Sikhs challenging racial profiling

Photo courtesy of the Sikh Coalition

My Facebook news feed and email inbox have been buzzing with discussion and calls to action to challenge racial profiling and, in particular, the NYPD’s infamous “stop and frisk” policy. I was happy to receive multiple emails today on the issue from Sikh American civil rights organizations, namely SALDEF and the Sikh Coalition. I’ve previously written about my own experiences with racial/religious profiling in NYC and the importance for us Sikhs to make the connection between the profiling we face post-9/11 and the profiling young black and Latinos have been enduring for decades.

Encouraging the NY Sikh community to attend a massive silent march this Sunday (father’s day, not coincidentally), the Sikh Coalition’s email alert stated:

In the post 9/11 era, Sikhs know all too well the consequences of racial profiling. We have felt the violence of profiling at airports; it is humiliating. It is a violation of our civil rights and it severely undermines our liberty and our safety.

As Sikhs, we have an obligation to stand for the human rights of all people. It is important that we uphold this sacred commitment as African American and Latino communities endure the type of unfair scrutiny that leads to hate crimes, workplace discrimination, school bullying, and profiling.

What a breath of fresh air it is to read these words of solidarity, embodying sarbat da bhala, from one of our major Sikh organizations in the United States. Indeed, while the problems we Sikh Americans encounter when it comes to law enforcement are qualitatively different than the severe repression and brutality that our black and Latino brothers (and sometimes sisters) face on a daily basis, we have a common enemy: racial profiling. The same enemy that our Muslim neighbors who are being spied while praying face. The same enemy that the 350,743 black New Yorkers who were stopped and frisked by the NYPD in 2011 faced. The same enemy that the 223,740 Latino New Yorkers who were stopped and frisked by the NYPD in 2011 faced. (Blacks and Latinos combined made up a whopping 84% of those stopped by the NYPD last year. 88% of those stopped and frisked did not lead to arrests or tickets of any kind).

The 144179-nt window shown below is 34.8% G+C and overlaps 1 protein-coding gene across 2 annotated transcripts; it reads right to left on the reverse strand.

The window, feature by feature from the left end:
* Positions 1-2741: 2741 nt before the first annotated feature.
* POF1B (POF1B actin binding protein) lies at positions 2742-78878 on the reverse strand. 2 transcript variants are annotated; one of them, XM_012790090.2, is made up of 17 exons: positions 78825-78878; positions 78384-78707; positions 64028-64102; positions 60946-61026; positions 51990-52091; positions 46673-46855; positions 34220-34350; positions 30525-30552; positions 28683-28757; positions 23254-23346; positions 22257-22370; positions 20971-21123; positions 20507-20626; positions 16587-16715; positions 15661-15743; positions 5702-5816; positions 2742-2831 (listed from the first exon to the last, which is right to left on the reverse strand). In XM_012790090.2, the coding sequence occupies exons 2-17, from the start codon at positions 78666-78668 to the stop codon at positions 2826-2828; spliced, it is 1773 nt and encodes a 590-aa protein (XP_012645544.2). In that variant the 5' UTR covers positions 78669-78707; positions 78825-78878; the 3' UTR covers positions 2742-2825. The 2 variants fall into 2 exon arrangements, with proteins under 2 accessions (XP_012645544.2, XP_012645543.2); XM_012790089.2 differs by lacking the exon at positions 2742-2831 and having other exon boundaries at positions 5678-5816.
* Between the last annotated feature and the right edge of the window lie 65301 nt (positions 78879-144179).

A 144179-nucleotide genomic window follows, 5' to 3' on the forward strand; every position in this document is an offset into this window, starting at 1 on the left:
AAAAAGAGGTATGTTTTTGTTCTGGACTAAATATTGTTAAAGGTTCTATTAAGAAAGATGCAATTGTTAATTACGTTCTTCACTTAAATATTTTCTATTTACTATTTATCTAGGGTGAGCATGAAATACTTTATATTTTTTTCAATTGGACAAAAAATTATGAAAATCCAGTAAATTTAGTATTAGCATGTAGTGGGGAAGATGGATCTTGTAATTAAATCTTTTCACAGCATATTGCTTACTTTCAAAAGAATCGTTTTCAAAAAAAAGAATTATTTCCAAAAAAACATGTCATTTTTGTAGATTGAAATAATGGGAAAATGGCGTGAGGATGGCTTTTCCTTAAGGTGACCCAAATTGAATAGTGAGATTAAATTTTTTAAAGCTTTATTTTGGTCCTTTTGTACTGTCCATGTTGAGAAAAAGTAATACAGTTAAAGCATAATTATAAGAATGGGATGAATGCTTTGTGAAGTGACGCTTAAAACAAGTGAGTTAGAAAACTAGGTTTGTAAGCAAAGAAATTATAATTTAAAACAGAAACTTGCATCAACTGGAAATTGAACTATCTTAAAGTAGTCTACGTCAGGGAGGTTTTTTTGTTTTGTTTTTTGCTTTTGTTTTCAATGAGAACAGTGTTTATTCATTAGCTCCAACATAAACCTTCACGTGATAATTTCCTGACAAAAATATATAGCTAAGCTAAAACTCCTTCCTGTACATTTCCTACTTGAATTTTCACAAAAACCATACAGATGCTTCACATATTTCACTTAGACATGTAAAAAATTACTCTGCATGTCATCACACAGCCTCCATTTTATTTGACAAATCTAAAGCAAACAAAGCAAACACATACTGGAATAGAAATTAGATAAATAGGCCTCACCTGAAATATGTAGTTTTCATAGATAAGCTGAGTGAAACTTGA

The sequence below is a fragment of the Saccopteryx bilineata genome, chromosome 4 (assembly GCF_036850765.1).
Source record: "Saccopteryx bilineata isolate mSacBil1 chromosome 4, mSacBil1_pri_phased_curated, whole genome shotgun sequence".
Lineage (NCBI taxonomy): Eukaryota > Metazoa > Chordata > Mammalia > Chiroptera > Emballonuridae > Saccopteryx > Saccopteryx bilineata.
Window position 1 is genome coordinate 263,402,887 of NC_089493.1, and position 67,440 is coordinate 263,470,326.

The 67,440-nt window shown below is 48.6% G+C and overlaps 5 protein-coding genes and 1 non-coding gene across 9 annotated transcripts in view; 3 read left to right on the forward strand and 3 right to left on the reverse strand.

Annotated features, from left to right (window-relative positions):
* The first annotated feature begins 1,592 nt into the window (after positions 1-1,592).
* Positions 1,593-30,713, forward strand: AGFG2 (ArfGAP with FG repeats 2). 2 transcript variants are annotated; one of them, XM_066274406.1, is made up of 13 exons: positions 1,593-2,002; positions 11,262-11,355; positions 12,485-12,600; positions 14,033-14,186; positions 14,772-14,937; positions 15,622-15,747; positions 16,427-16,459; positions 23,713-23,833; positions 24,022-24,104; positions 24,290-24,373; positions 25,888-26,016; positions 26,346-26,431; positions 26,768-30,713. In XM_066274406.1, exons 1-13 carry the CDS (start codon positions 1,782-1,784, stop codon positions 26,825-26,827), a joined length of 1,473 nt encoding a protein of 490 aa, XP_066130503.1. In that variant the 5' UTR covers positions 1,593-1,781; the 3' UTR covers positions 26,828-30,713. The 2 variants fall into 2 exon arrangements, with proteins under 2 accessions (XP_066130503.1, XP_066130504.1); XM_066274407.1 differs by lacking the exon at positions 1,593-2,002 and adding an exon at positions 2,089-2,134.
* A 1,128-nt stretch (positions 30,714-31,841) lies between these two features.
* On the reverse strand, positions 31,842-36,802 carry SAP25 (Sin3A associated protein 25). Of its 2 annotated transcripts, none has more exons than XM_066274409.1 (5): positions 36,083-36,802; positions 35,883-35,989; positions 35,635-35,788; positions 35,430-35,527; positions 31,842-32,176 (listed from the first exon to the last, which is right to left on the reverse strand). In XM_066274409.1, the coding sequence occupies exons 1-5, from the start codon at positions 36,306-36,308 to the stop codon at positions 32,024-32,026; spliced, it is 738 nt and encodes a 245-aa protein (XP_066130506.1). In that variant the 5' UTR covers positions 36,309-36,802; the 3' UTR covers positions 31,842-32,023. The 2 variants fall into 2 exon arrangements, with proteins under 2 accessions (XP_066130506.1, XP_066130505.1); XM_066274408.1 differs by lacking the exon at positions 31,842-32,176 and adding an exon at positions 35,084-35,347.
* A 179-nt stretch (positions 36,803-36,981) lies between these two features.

The same enemy 23-year-old Amadou Diallo who was murdered by 41 NYPD bullets after he took out his wallet to show police his ID faced.

While the extra turban pat-down at the airport is an unnecessary, discriminatory, and humiliating practice (in my case 99% of the time I go through security), our black and Latino neighbors face the wrath of our common enemy in a horrific, violent way I cannot even begin to comprehend. Living in the predominantly black neighborhood of Bed-Stuy, Brooklyn, I am well aware that my South Asian and Sikh identities shield me from the daily police harassment that many of my young neighbors face. And yet I see my neighbor’s struggle as one that is intimately connected to my own and to our collective struggle as Sikhs.

As historian Vijay Prashad said in a talk I attended of his last week, “Solidarity is not built out of equivalence, its built on a deep understanding of difference and specificity.” I agree and would add that it is built for us Sikhs as a spiritual necessity; empathy and compassion necessitate action, and for me, this action is an essential way to come closer to Waheguru.

SALDEF and the Sikh Coalition have suggested we send a letter to Congress urging them to pass the End Racial Profiling Act (ERPA), which you can do by clicking here. If you live in the New York area, take to the streets this Sunday at 2:30PM in Harlem. You can find more information here.




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4 Responses to “Sikhs challenging racial profiling”

  1. missing the picture says:

    Solidarity with police who try to protect people from violence by putting themselves on the line and too often are treated so badly by a society glorifying thuggery and opposition for its own sake.

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